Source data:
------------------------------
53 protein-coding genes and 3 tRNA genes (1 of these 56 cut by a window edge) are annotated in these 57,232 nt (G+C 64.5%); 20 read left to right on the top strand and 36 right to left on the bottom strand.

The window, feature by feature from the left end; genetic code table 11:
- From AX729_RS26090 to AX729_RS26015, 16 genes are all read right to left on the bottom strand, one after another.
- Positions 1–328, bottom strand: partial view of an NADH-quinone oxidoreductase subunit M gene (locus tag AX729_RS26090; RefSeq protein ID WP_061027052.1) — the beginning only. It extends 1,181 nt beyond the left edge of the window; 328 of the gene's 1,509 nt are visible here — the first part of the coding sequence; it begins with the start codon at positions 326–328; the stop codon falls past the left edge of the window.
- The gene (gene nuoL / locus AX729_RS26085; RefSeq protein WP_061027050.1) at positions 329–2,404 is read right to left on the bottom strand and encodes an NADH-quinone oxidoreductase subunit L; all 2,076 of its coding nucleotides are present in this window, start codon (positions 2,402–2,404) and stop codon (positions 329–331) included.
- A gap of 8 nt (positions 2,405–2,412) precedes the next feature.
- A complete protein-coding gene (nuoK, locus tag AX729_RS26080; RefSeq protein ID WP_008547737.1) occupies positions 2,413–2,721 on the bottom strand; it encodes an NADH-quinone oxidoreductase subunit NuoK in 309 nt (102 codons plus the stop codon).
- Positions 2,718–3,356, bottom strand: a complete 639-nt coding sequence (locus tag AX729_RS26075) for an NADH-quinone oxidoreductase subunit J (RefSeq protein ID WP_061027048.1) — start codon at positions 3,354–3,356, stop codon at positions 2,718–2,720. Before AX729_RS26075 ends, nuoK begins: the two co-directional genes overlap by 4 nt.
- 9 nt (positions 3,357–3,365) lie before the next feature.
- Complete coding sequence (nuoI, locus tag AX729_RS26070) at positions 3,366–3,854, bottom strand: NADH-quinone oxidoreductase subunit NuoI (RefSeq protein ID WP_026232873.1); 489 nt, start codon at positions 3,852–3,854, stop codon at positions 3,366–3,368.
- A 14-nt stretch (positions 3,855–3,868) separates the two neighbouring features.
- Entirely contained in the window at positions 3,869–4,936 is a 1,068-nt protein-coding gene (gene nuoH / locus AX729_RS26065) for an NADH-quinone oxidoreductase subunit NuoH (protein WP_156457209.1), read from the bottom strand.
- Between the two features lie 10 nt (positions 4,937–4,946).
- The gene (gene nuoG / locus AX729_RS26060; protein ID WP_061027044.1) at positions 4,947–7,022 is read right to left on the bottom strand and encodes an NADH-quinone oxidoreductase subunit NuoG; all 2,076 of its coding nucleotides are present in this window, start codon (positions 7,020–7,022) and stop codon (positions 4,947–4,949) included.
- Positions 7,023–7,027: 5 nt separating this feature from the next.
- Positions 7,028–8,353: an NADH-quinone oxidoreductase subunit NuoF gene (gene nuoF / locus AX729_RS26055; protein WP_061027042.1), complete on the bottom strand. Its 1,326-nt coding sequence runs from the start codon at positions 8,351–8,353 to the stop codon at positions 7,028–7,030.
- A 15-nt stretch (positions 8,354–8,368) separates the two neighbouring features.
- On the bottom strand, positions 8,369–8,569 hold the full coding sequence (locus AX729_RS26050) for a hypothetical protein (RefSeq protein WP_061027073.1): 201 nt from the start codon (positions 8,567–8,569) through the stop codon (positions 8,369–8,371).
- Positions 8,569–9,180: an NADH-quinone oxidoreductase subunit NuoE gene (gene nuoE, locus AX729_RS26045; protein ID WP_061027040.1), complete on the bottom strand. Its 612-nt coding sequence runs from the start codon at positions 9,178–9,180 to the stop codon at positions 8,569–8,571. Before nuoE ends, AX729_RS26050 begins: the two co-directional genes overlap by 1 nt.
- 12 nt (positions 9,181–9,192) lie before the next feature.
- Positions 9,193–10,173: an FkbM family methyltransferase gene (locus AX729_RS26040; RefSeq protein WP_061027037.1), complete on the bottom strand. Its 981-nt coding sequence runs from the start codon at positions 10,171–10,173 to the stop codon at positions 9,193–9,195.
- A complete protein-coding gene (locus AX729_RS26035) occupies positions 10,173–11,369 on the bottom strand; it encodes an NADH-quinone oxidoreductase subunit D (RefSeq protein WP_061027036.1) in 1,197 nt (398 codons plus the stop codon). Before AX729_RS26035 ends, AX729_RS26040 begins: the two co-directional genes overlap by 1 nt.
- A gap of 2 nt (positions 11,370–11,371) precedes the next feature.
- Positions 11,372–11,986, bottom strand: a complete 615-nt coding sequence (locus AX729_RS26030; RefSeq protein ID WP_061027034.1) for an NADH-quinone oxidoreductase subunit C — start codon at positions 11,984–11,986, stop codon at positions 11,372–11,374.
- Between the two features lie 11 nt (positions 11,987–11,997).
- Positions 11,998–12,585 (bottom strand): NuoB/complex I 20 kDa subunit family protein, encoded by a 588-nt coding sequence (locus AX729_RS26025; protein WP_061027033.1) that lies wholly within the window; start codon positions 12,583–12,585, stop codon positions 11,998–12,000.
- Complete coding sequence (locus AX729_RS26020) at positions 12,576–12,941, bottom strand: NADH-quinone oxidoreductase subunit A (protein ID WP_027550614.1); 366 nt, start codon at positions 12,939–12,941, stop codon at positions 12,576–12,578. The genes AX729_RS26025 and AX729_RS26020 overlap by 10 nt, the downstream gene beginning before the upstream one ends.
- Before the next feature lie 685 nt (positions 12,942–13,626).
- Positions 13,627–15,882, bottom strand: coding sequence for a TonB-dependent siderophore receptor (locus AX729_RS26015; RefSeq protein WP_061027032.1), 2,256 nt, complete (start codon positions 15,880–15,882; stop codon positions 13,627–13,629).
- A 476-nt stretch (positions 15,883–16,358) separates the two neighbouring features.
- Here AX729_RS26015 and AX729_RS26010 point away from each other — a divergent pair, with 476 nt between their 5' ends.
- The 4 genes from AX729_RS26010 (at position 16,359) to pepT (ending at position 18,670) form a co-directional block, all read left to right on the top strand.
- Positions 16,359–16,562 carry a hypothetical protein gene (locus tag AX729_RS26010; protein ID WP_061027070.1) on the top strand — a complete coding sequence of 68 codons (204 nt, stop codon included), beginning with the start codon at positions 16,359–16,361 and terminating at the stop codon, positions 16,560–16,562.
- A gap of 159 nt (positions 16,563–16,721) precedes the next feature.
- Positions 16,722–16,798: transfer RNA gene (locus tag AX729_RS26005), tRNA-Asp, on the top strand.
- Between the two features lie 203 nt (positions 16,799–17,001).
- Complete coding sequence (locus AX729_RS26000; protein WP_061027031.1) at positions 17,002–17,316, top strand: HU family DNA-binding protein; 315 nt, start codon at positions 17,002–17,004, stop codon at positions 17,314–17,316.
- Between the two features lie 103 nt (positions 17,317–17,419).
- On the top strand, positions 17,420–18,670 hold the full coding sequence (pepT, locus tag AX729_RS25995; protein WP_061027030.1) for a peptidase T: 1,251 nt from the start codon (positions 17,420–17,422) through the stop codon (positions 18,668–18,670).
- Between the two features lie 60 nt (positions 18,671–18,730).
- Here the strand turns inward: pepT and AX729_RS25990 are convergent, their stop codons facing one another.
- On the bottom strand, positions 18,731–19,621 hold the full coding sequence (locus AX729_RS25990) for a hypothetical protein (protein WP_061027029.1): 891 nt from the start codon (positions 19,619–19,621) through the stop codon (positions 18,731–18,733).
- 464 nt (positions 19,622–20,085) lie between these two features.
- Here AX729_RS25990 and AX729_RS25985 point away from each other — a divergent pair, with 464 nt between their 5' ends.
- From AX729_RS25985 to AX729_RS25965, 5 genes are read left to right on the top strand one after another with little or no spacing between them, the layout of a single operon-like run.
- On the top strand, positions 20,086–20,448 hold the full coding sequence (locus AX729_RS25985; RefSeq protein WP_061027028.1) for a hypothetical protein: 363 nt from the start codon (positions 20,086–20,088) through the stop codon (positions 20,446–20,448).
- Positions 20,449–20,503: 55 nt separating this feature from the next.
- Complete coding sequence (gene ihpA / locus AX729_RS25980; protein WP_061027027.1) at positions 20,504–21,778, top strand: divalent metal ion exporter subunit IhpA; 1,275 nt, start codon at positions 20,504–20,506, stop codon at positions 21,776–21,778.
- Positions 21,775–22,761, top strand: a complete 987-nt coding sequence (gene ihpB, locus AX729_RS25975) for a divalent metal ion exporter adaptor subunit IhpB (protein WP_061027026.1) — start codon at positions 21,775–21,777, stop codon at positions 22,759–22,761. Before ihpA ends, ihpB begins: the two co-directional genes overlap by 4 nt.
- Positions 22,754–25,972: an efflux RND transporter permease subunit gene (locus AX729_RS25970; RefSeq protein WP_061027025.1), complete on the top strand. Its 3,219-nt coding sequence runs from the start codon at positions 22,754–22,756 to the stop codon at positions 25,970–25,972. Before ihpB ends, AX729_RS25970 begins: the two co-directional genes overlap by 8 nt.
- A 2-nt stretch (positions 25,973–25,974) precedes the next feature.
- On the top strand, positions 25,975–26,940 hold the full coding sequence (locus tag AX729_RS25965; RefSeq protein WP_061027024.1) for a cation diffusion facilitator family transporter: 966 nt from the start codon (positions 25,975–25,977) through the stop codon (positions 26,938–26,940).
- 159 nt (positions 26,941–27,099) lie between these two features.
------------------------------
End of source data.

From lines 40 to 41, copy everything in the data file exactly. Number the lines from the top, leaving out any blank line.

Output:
- Between the two features lie 60 nt (positions 18,671–18,730).
- Here the strand turns inward: pepT and AX729_RS25990 are convergent, their stop codons facing one another.